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Mechanically controlled quantum interference in graphene break junctions


The ability to detect and distinguish quantum interference signatures is important for both fundamental research and for the realization of devices such as electron resonators1, interferometers2 and interference-based spin filters3. Consistent with the principles of subwavelength optics, the wave nature of electrons can give rise to various types of interference effects4, such as Fabry–Pérot resonances5, Fano resonances6 and the Aharonov–Bohm effect7. Quantum interference conductance oscillations8 have, indeed, been predicted for multiwall carbon nanotube shuttles and telescopes, and arise from atomic-scale displacements between the inner and outer tubes9,10. Previous theoretical work on graphene bilayers indicates that these systems may display similar interference features as a function of the relative position of the two sheets11,12. Experimental verification is, however, still lacking. Graphene nanoconstrictions represent an ideal model system to study quantum transport phenomena13,14,15 due to the electronic coherence16 and the transverse confinement of the carriers17. Here, we demonstrate the fabrication of bowtie-shaped nanoconstrictions with mechanically controlled break junctions made from a single layer of graphene. Their electrical conductance displays pronounced oscillations at room temperature, with amplitudes that modulate over an order of magnitude as a function of subnanometre displacements. Surprisingly, the oscillations exhibit a period larger than the graphene lattice constant. Charge-transport calculations show that the periodicity originates from a combination of the quantum interference and lattice commensuration effects of two graphene layers that slide across each other. Our results provide direct experimental observation of a Fabry–Pérot-like interference of electron waves that are partially reflected and/or transmitted at the edges of the graphene bilayer overlap region.

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Fig. 1: Nanofabrication of graphene MCBJs.
Fig. 2: Electromechanical measurements reveal conductance oscillations.
Fig. 3: Analysis of the oscillation periodicities.
Fig. 4: DFT and tight-binding calculations of sliding graphene bilayers.

Data availability

The data that support the plots within this paper and other findings of this study are available from the corresponding authors upon reasonable request.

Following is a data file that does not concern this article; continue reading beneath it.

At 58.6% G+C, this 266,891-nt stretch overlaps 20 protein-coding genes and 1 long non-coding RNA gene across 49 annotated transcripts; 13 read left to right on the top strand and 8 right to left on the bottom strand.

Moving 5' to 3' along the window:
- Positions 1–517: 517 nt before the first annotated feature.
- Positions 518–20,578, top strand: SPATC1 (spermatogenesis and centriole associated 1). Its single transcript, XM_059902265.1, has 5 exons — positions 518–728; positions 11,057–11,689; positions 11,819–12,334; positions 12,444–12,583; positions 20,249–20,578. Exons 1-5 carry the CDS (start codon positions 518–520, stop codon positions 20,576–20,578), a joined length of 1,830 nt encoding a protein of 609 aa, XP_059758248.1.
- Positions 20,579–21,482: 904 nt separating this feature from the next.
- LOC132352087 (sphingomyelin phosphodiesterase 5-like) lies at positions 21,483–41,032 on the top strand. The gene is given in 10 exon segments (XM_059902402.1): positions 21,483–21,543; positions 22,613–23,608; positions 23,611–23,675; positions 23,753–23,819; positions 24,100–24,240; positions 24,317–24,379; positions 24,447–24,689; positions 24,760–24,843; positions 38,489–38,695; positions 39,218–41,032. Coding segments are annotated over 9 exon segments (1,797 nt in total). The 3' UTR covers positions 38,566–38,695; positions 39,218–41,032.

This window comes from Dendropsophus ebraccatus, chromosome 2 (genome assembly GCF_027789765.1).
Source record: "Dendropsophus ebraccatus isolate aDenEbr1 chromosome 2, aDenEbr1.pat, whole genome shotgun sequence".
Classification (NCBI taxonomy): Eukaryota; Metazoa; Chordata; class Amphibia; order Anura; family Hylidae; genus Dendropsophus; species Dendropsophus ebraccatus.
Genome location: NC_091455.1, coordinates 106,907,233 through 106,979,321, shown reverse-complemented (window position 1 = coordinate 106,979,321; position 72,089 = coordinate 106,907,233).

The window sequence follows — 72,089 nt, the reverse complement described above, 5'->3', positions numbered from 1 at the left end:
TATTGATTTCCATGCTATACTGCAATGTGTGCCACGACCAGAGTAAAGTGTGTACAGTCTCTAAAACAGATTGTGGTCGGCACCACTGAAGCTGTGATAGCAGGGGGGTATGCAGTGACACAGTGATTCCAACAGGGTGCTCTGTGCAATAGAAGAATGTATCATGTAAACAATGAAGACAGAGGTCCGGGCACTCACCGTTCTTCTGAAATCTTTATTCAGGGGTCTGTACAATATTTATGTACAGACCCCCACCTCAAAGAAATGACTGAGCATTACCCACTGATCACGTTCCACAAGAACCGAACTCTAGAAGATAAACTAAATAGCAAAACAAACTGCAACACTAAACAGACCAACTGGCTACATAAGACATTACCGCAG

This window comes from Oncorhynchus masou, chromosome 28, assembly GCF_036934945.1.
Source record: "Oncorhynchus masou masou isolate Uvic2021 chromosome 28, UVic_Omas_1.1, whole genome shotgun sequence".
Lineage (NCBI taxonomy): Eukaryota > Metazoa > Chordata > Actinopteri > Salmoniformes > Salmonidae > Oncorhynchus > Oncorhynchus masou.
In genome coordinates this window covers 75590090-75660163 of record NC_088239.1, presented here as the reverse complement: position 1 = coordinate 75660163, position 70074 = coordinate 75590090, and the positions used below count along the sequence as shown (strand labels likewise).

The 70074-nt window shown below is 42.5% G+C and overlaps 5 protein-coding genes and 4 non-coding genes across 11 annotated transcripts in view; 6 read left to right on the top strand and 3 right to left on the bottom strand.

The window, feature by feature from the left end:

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S.C. acknowledges a Marie Skłodowska-Curie Individual Fellowship under grant BioGraphING (ID 798851) and P.G. acknowledges a Marie Skłodowska-Curie Individual Fellowship under grant TherSpinMol (ID 748642) from the European Union’s Horizon 2020 research and innovation programme. This work was supported by the Graphene Flagship (a European Union’s Horizon 2020 research and innovation programme under grant agreement no. 649953), the Marie Curie ITN MOLESCO and an ERC advanced grant (Mols@Mols No. 240299). The research by V.M.G.-S., A.G-F. and J.F. was funded by the project FIS2015-63918-R from the Spanish government.

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Authors and Affiliations



S.C., H.S.J.Z. and C.D. conceived the idea and designed the experiments. S.C. developed the nanofabrication protocol. S.C., I.J.O.-C., D.S. and P.G. performed the break junction experiments. P.G. and S.C. performed the graphene gating measurements. P.G. designed and implemented the cross-correlation method and performed the I–V data analysis. J.F. supervised the theoretical research work. V.M.G.-S. and J.F. conceived the simulations. A.G.-F. and V.M.G.-S. carried out the DFT calculations. V.M.G.-S. and J.F. carried out the tight-binding calculations. J.F. developed the algebraic analysis of the charge transport model and of the interference conditions. All the authors participated in discussions and co-wrote the paper.

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Correspondence to Jaime Ferrer or Herre S. J. van der Zant.

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The authors declare no competing interests.

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Supplementary Information

Supplementary Figures 1–13, Supplementary Tables 1–2

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Caneva, S., Gehring, P., García-Suárez, V.M. et al. Mechanically controlled quantum interference in graphene break junctions. Nature Nanotech 13, 1126–1131 (2018).

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